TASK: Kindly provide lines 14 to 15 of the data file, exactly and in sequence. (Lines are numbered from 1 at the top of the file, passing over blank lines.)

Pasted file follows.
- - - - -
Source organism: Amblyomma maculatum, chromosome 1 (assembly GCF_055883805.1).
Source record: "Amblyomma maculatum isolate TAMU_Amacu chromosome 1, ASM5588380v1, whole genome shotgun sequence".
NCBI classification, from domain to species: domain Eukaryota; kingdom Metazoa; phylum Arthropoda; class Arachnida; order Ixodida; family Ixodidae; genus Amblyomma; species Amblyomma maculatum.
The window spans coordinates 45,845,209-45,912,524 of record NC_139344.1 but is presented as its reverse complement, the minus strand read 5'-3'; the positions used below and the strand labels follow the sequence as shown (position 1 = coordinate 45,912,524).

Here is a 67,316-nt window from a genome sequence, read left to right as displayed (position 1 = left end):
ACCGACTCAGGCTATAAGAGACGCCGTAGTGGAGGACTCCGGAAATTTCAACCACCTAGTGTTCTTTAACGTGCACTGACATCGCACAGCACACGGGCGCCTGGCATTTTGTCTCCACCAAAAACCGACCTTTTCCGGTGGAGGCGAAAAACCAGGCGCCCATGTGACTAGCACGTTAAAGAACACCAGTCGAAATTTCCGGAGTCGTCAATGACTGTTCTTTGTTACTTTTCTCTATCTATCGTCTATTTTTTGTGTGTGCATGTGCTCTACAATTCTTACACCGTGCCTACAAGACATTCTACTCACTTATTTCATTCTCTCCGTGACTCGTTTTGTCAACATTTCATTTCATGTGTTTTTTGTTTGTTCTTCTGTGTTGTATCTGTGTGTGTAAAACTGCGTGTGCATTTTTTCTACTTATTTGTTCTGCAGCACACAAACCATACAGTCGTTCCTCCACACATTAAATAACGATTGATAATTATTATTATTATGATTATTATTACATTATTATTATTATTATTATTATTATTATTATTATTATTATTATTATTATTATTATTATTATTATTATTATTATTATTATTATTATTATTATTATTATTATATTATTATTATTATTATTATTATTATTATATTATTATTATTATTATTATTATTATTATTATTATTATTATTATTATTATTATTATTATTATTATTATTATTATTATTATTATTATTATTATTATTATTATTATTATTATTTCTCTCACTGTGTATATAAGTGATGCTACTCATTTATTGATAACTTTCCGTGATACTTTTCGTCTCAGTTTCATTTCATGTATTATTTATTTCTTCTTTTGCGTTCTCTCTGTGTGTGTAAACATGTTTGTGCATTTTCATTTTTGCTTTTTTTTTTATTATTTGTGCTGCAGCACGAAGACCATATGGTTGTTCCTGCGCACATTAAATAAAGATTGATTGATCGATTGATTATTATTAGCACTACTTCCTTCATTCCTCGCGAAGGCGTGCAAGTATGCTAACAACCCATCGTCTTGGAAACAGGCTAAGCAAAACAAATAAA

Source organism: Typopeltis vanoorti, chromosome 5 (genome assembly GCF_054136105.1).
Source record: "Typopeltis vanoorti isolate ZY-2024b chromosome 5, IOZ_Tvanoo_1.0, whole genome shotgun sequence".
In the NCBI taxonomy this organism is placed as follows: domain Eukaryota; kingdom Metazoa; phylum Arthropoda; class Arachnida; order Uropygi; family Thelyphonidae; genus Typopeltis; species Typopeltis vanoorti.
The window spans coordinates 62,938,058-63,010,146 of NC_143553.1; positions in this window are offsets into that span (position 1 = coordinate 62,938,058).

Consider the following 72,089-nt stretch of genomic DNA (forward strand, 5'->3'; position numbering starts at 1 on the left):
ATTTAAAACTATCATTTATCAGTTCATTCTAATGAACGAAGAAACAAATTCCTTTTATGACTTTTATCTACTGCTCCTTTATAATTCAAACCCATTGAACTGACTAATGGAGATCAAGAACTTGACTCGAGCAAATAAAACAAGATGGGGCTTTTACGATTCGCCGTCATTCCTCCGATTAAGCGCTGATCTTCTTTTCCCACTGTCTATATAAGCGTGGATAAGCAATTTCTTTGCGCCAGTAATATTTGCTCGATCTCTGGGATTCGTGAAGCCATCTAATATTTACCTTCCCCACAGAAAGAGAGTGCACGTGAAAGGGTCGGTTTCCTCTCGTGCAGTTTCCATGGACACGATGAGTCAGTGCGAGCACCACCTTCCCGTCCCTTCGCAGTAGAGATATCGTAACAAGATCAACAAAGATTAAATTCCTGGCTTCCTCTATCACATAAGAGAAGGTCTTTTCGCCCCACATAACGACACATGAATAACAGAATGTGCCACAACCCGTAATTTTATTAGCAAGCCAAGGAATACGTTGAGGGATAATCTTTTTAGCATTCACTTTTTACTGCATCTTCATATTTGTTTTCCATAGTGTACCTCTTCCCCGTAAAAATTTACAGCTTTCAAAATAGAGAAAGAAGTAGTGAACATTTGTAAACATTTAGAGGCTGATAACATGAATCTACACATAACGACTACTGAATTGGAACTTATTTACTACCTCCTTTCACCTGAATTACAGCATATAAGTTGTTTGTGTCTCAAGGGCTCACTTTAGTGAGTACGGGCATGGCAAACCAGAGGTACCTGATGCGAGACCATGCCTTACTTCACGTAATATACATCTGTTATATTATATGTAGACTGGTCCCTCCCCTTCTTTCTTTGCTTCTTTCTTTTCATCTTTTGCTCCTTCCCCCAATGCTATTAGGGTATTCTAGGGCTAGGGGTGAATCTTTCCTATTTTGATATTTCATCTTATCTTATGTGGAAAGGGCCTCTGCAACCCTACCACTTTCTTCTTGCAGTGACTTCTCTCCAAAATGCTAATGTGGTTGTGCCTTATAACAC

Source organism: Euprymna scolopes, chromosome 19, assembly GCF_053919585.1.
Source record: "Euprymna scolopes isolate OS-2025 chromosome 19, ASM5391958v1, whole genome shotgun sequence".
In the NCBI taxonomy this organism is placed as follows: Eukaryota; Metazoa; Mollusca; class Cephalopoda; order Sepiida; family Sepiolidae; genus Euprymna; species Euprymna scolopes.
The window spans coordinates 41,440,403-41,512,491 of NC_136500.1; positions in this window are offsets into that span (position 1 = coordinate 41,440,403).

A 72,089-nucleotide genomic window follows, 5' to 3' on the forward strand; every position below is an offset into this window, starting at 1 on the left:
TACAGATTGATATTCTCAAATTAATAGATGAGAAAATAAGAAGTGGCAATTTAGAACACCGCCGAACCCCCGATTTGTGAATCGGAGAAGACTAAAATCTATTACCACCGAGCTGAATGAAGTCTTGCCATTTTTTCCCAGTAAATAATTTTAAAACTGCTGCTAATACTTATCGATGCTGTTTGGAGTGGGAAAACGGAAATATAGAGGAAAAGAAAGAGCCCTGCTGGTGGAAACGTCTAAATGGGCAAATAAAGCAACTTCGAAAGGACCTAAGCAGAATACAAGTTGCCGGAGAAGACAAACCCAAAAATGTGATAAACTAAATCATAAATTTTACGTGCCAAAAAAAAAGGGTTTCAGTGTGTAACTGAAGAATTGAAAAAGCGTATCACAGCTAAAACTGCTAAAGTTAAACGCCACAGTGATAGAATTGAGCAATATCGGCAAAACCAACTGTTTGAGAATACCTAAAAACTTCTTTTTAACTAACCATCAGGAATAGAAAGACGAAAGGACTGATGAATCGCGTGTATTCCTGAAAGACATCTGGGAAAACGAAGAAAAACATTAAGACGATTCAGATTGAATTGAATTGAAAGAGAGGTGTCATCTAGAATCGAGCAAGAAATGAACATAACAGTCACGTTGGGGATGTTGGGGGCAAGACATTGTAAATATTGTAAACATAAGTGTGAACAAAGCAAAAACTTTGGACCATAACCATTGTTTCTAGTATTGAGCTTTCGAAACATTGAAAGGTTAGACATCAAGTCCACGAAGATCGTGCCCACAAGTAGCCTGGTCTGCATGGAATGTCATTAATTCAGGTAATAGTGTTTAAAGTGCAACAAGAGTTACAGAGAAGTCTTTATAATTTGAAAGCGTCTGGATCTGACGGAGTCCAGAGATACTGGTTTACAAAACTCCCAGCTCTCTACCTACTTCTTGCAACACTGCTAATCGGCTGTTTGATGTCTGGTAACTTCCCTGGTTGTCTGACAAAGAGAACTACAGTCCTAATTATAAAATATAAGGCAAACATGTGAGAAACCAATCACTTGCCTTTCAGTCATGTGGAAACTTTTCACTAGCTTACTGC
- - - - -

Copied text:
Source record: "Euprymna scolopes isolate OS-2025 chromosome 19, ASM5391958v1, whole genome shotgun sequence".
In the NCBI taxonomy this organism is placed as follows: Eukaryota; Metazoa; Mollusca; class Cephalopoda; order Sepiida; family Sepiolidae; genus Euprymna; species Euprymna scolopes.